Big hearts help furry friends

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P.A.W.R. co-founder Myriam Armstrong gets some puppy love from Marly, a two-year-old basset hound mix and Dakota, a young shepherd female who has been through a rough time and needs to heal, but who is really coming around. For details on these and other animals available for adoption, go to the group’s website at pawr.org.
P.A.W.R. co-founder Myriam Armstrong gets some puppy love from Marly, a two-year-old basset hound mix and Dakota, a young shepherd female who has been through a rough time and needs to heal, but who is really coming around. For details on these and other animals available for adoption, go to the group’s website at pawr.org.

A group in Chatham-Kent has joined the ranks of big-hearted people and organizations whose goal is to rescue stray, abandoned or injured animals and find them good homes.

Pet and Wildlife Rescue (P.A.W.R.), was launched in January of this year by co-founders Myriam Armstrong and Paula Ready, two area women who have been involved in animal rescue for many years.

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Part of the reason was the announcement of the disbandment of the Chatham-Kent Cat Advisory Team this March, according to Armstrong. This group was spaying, neutering and vaccinating colonies of stray cats in Chatham and educating the people feeding the cats in the neighbourhood. They will no longer be a committee of council in March, despite the fact the stray cat issue remains.

Armstrong said P.A.W.R. is joining forces with the volunteers from CKCAT, and is gearing up for the spring when their focus will be on trapping, neutering/spaying and releasing stray cats. On Feb. 26, World Spay Day, P.A.W.R. gave away three free spay/neuters to people who entered their name online to help families who want to have a pet fixed but often can’t afford it.

“About 3,000 cats per year are killed in Chatham and it is not helping bring down the stray cat population,” Armstrong said. “We need to educate people in each neighbourhood that just removing the cat doesn’t work.”

What the P.A.W.R. team will do is have each area with a cat colony in it register on the P.A.W.R. website at http://pawr.org/register-a-cat-colony/. The team will come and talk to the person who cares for and feeds the cats, then trap and fix the cats and release them, healthy, back to the same neighbourhood.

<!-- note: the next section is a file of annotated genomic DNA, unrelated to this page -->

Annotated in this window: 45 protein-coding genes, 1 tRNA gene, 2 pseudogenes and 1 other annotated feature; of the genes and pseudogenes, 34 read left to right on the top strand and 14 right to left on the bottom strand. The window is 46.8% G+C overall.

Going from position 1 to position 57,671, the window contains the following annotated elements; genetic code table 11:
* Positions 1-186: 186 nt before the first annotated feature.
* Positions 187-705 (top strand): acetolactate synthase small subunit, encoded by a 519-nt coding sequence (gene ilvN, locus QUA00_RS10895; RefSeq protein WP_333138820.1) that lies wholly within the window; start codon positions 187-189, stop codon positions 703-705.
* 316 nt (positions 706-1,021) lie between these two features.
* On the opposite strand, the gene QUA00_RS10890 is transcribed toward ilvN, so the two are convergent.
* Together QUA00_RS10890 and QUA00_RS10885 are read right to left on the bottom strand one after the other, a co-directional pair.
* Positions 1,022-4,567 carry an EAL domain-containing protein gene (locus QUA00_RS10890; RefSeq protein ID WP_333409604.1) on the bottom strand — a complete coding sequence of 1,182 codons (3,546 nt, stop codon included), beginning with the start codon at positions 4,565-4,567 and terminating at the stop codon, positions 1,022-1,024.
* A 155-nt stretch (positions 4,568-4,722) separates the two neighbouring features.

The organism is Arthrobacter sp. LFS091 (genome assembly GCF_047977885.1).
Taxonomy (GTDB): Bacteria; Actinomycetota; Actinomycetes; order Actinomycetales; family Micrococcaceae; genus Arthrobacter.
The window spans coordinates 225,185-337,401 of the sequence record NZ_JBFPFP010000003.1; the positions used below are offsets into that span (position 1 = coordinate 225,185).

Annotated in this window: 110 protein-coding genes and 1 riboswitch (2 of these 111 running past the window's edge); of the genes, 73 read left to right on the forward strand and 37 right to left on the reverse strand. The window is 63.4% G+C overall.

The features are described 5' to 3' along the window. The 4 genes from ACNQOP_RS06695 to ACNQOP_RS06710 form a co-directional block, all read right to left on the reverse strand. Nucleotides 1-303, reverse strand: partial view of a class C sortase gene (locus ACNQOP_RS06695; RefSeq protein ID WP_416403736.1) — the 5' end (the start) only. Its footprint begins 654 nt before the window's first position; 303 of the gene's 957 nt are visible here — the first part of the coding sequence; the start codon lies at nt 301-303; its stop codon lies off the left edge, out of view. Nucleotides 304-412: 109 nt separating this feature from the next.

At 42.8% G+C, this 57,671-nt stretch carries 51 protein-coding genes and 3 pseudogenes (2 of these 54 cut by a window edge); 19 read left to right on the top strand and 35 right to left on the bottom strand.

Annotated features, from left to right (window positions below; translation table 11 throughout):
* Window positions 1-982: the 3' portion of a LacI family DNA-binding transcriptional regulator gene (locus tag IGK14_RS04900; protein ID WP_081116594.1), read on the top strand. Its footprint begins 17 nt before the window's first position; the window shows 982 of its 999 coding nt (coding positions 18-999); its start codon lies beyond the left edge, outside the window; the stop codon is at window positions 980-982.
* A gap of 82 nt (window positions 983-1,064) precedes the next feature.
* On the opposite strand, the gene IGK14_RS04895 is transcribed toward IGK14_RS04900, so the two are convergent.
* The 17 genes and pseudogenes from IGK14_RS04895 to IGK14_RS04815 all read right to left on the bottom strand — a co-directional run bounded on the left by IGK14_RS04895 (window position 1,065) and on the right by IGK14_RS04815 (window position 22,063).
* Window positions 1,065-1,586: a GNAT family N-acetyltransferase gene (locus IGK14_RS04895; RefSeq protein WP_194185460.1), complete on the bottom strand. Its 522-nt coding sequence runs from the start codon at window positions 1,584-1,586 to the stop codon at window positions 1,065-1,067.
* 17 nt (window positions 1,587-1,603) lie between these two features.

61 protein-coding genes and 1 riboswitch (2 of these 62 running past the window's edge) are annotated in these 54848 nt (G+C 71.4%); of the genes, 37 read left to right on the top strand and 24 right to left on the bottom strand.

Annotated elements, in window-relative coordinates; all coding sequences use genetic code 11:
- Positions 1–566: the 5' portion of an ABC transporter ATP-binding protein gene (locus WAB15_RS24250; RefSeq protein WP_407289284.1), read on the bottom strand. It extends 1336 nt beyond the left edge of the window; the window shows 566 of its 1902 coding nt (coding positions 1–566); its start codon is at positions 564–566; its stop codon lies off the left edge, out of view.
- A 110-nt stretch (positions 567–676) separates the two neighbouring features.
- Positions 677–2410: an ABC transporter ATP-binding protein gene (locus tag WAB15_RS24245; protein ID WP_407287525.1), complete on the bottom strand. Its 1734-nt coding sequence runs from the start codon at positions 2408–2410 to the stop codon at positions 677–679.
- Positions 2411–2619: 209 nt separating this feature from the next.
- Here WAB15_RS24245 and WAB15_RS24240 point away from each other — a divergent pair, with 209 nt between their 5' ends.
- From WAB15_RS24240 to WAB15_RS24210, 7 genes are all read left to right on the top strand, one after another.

This process ensures other cats that are not fixed stay away, so that no more cats are produced and the caretaker can adjust the feeding schedule to a time when people can’t see them and be bothered.

Armstrong said it is a labour-intensive, two-week process, but in the end, is less costly than euthanizing the cats. The important part, she explained, is meeting with neighbours, explaining the process and why a healthy, fixed cat is better for the area. Once one colony is done, P.A.W.R. moves on to the next.

To help with the program, P.A.W.R. is looking for people in the area who have a heated garage or factory where cats could be kept in crates and looked after for about three days until their release. To help, go to the group’s website.

The group has 60-70 people involved and are always looking for more volunteers.

Despite being up and running for only a couple of months, P.A.W.R. has been successful in matching animals with adoptive families.

“In January alone, we adopted out 34 animals, which included a goldfish,” Armstrong laughed.

Dogs and cats aren’t the only clients the group has. Animals up for adoption include bunnies released to them from the OSPCA, and while P.A.W.R. doesn’t actually take in and treat wildlife, they can direct people to local groups that will rescue and rehabilitate wild turtles, birds, racoons, deer and many other species.

What Armstrong said her group really needs currently is people willing to foster until an adoptive family can be found. P.A.W.R. will also temporarily foster animals for situations such as a family fleeing an abusive situation. While a family is in a shelter, their pet can be fostered until new lodgings are found.

“We are hoping to get more fosters, especially for the big dogs. P.A.W.R. will pay for everything – food and supplies in most cases,” Armstrong said. “We are also looking for donations of food and supplies, even old sheets to cover traps. There is so much need with dogs that are in situations they can’t control. We are looking for people who can take a dog even for a little while.”

Volunteers can help with many things for the group as well. Transporting animals to the vet, picking up donations, helping with fundraisers and various other jobs that always need doing.

The group recently ran an online auction, which netted $2,222, and a Chip My Valentine event at PetValu in Chatham. There are many more events planned for the year, such as a Pet Jamboree on Father’s Day weekend in June and another Chip My Pet event planned for PetValu in London on March 29.

Armstrong said they would love to take all the animals that come their way, but sadly, they can only take as many animals as they have fosters for and they do the best they can with the resources they have.

One thing that she has noticed is that generally, the people with the biggest hearts sometimes have the smallest purses, but are willing to give whatever money and time they can afford.

“It’s so nice that people in this area understand a community effort – we need that community support,” Armstrong said.

Kids can get in on the volunteering with the group’s compassion ambassador program. The kids can do projects at school or fundraisers with P.A.W.R. help and get a certificate naming them a compassion ambassador. The details of the program, pets up for adoption and info on the group is available online or on the group’s Facebook page.

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